I’ve been wrestling with the Iron Jawed Angels and their sisters abroad to whom I owe so much since high school. I haven’t called myself a feminist since reading Dorothy Sayers essays in “Are Women Human?” and sharing a philosophy class with a particularly loathsome feminist who embodied, to me, all that has gone wrong within the movement. Even while I’ve distanced myself from the word, I can’t distance myself from my feminist heritage.
All my life my greatest ambition and desire has been the freedom to pursue my own path, wherever it may lead, and no matter how meandering. This is the same ambition and desire you’ll read in great feminist authors like the Bronte sisters, Virginia Woolf, Kate Chopin, and Sylvia Plath. Unlike them, and somewhat because of them, I have been much more free to pursue this ambition. I didn’t have to fight to attend college or graduate school with men. I don’t have to fiercely defend my desire to be more than a mother, if ever a mother. There are many other smaller and yet meaningful freedoms that I share in constantly.
I am able to be the woman I am because of my feminist heritage.
Yet there is so much about the movement now that also makes me cringe. I hate how men are so often vilified for simply being men while women are almost always painted as the victim. As if we women are capable of no evil simply because we are less likely to be physically violent (though more likely to be emotionally and verbally violent?). It drives me crazy that in the process of destroying bigotry they decided to destroy chivalry too, as if the desire to protect the women in your life is a crime instead of a kindness. This list could go on and on.
Most of all, I dislike the oversimplification of the movement that paints the world into categories of victim or oppressor, privileged or underprivileged, male or female. I feel as suffocated by their obsession with oppression and gender as Woolf, Chopin and the Brontes were by their generations’ obsession with gender roles.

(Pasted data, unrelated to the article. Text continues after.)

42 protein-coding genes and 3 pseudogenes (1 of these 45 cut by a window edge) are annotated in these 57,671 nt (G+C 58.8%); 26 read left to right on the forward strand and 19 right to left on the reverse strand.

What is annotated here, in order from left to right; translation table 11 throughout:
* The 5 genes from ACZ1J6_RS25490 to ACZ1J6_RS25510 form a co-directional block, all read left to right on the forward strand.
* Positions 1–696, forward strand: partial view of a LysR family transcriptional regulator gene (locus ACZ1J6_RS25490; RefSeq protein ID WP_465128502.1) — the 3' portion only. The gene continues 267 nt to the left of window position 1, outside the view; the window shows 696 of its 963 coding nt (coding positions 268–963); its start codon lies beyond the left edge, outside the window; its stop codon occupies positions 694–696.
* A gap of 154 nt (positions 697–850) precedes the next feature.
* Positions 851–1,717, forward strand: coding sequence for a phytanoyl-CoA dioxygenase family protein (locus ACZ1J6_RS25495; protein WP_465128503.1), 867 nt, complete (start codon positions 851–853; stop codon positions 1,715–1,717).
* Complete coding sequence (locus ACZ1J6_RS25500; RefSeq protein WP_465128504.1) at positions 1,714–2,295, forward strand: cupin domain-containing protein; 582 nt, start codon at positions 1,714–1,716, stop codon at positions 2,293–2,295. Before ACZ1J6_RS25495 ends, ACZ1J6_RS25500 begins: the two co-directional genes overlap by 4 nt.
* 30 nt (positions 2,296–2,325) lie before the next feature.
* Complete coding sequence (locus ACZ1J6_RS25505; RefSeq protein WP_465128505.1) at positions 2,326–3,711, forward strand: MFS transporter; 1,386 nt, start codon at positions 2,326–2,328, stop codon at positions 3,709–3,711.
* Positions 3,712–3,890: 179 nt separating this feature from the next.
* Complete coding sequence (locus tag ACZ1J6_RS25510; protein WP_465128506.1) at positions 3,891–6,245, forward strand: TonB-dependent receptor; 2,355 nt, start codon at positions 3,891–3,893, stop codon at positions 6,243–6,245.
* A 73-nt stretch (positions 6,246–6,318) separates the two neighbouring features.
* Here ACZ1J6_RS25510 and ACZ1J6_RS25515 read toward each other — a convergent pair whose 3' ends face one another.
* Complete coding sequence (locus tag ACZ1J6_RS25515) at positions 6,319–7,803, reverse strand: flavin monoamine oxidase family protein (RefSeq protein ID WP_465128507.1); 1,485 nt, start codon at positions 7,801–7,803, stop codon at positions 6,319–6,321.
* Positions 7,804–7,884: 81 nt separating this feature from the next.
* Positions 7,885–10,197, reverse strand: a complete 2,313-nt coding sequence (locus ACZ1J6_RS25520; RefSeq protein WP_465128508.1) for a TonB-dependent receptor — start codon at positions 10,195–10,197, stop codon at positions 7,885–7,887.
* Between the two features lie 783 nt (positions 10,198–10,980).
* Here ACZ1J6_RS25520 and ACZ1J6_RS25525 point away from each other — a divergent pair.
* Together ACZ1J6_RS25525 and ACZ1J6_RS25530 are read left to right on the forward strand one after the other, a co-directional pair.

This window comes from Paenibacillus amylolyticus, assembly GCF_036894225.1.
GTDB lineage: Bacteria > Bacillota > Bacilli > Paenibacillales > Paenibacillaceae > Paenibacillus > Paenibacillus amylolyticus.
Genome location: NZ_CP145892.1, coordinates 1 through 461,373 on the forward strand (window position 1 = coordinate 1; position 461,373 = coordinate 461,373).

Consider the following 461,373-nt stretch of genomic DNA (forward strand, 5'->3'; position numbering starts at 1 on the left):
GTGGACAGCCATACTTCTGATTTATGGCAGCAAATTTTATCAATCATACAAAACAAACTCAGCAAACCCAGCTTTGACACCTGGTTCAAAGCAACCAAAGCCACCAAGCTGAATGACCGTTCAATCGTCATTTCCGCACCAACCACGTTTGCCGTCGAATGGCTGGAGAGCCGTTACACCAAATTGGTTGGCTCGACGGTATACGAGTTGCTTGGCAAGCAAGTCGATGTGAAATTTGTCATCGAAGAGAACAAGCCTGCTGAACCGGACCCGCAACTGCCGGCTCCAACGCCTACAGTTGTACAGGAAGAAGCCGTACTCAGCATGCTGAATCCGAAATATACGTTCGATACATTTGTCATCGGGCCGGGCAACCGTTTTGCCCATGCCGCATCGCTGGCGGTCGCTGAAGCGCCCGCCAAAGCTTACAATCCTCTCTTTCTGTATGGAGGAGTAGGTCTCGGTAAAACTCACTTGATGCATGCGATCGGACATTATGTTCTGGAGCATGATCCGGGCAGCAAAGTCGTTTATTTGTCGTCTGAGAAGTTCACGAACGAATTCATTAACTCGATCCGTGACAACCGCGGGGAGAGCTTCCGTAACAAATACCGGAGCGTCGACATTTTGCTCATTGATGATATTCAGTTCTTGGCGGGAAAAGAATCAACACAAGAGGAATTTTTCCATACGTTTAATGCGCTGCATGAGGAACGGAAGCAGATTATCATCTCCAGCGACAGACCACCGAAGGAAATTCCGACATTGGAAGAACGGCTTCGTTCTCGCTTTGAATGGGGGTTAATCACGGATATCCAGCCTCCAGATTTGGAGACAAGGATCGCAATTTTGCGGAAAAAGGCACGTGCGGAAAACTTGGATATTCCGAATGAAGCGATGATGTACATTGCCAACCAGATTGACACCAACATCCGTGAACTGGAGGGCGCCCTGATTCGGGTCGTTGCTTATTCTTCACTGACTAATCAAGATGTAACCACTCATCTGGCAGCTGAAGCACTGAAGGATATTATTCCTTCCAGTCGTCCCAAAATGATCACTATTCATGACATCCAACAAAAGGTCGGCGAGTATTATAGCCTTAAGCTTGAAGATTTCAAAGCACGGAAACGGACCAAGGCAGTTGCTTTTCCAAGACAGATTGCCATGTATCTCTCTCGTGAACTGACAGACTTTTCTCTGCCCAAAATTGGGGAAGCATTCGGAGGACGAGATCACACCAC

Dorothy Sayers observed, “What is unreasonable and irritating is to assume that all one’s tastes and preferences have to be conditioned by the class to which one belongs. That has been the very common error into which men have frequently fallen about women – and it is the error into which feminist women are, perhaps, a little inclined to fall about themselves [and others].” This is what I find so unreasonable and confining about feminism, besides the facts that they ignore.
There are women who oppress women. There are whole systems and codes of society by which women oppress women. There are many men who in many ways have supported and aided women. There have been many honorable and noble codes and practices towards women established and maintained by men. Similar things can be said about “the oppressed” and the “underprivileged.” Personal responsibility itself is often nearly ignored while the annoying and destructive tendency to classify one’s self as a victim is lauded. All these things are no true benefit to women, or the oppressed, or the underpriviledge.
I can’t at all understand or respect the feminism that’s structured like a race with the Joneses, with the Joneses being men. To be honest, these women make feminism a farce. They shape their lives around an adolescent principle: “If he can do it, I should be able to!” Not stopping to ask themselves if what that person is doing is actually worth doing, or should be done at all. Or without keeping in mind that “The only decent reason for tackling any job is that it is your job and you want to do it” (Sayers).
For these reasons, when I met Sayers I felt that finally I had met a sane woman, who understands what’s really at stake, what really matters. A contemporary and friend of Tolkien and C.S. Lewis, she lived at a time when women wearing pants was an outrage and a woman leaving the home for a profession was harshly critiqued. In her life and her essays, “The liberation of women was not a cause that she espoused, but a way of life that she practiced on the premises that male and female are adjectives qualifying the noun “human being” and that the substantive governs the modifier,” as Mary McDermott Shideler summarizes in the introduction to Are Women Human?. That is the way of life I practice and the philosophy I am satisfied to espouse.
In short, I cannot call myself a feminist, because I am more interested in the fact that I am human. The feminists who I appreciate, respect, and owe much to are the ones who wanted what I have, the freedom to pursue the life we were born to live. No one who pursues a good life does so without some obstacles, to struggle against them and defeat them is honorable, to whine about them and see them in everything is to defeat one’s self.